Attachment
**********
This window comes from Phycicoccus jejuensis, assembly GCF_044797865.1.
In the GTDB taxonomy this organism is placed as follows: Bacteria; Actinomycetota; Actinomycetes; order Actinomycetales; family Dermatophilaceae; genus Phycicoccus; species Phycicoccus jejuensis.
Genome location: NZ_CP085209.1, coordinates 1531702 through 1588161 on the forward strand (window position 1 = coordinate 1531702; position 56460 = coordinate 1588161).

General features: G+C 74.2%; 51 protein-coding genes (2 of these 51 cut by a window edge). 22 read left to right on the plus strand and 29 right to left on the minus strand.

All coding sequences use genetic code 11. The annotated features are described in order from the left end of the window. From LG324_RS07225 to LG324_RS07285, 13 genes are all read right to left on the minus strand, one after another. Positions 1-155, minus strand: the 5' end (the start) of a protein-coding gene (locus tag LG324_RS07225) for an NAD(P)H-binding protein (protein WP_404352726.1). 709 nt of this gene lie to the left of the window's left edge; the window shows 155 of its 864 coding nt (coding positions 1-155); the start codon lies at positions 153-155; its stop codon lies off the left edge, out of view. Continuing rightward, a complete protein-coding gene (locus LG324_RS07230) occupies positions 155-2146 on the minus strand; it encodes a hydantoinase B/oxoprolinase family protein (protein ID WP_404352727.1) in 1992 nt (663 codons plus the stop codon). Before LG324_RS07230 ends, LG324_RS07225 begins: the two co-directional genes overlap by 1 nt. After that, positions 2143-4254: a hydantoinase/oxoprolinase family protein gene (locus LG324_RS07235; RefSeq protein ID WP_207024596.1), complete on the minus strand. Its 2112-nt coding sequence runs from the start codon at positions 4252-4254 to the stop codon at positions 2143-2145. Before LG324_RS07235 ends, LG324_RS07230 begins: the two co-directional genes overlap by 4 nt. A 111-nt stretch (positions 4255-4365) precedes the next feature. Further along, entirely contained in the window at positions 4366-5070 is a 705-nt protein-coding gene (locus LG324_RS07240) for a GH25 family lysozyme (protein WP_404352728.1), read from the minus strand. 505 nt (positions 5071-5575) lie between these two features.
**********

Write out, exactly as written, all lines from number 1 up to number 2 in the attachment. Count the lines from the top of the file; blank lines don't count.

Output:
This window comes from Phycicoccus jejuensis, assembly GCF_044797865.1.
In the GTDB taxonomy this organism is placed as follows: Bacteria; Actinomycetota; Actinomycetes; order Actinomycetales; family Dermatophilaceae; genus Phycicoccus; species Phycicoccus jejuensis.